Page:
©Jean-Claude Lother/Why Not Productions
We make time: by flirting or declaring a break, by observing holidays or arranging the passing moments into music and theater. And time is always ready to unmake us. Maybe death comes in due season–with the fullness of time–or maybe it strikes like a Shakespearean tyrant, sending us off without reason or warning.
All these types of making and undoing–celebratory and mournful, measured and arbitrary, fleshly and fanciful–get gloriously mixed together within the running time of Arnaud Desplechin’s A Christmas Tale. You settle in for the duration: a very fluid two and a half hours, in the course of which no fewer than a dozen characters will take turns commanding your attention. They are members of a middle-class French family, gathered in a typically drab industrial city for their typically fractious holiday reunion; but given the surrounding atmosphere, you might almost see them as goddesses and queens, wood nymphs and bedazzled wanderers. A phantom wolf prowls the house; a fabled monster threatens to burn up the mother; and a snatch of music, running from scene to scene, tells you the world’s been turned upside down. The Vuillard children have come home from Paris in late December, but the soundtrack keeps playing A Midsummer Night’s Dream.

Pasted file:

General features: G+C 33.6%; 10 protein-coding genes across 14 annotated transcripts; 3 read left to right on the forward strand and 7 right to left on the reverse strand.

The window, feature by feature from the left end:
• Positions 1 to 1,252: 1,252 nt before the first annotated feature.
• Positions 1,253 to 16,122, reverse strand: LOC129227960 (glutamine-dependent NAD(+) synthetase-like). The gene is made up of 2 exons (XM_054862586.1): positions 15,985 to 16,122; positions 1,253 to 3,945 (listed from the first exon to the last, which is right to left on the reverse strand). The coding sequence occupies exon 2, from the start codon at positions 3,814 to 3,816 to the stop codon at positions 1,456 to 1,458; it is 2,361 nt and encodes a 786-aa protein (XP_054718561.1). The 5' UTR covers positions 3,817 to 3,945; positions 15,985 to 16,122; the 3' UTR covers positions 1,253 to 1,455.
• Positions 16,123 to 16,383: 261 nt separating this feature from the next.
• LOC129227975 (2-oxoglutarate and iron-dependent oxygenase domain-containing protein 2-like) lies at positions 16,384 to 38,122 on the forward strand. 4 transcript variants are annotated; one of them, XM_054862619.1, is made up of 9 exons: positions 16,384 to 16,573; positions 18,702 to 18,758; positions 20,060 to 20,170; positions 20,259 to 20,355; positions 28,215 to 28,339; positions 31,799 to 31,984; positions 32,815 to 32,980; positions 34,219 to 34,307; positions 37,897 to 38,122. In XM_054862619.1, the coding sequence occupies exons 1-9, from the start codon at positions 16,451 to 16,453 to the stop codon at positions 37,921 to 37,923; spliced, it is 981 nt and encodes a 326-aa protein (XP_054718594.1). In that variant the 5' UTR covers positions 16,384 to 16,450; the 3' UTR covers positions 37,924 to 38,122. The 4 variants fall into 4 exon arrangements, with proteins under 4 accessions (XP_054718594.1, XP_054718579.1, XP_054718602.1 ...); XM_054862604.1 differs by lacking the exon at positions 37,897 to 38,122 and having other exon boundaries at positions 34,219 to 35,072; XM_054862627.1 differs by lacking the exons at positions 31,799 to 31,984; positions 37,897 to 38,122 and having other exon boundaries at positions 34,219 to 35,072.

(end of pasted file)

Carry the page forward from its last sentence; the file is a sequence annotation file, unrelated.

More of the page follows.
Surely the parents of this clan, like an ill-matched Titania and Oberon, could have been united only by magic. The father (Jean-Paul Roussillon) is squat, croaking, rheumy-eyed, blubber-lipped, and labors under the doomed name of Abel. But somehow, though by trade he dyes fabrics, his métier is to radiate wisdom and delight. Somehow, though accurately self-described as “an old toad,” he enjoys marriage to a golden beauty, who bears the divine name of Junon and the form of Catherine Deneuve.
She is a fallible deity, as are most mothers in their children’s minds. When first seen, fixing a tea tray in her house in Roubaix, she taps shut a cabinet with her hip, as would any mortal in her kitchen, and then precipitates the plot by falling down. But after her vulnerability has been diagnosed–an aggressive cancer, treatable only on a dare–Junon resumes her serene imperiousness. Perhaps she will allow one of her offspring to prove worthy of her by donating bone marrow for a transplant. “It’s not done,” her oncologist protests, on strictly medical grounds. (He doesn’t know this is going to be a competition.) Junon shrugs off the objection. She gave life to her children, she says. Why shouldn’t one of them give life to her?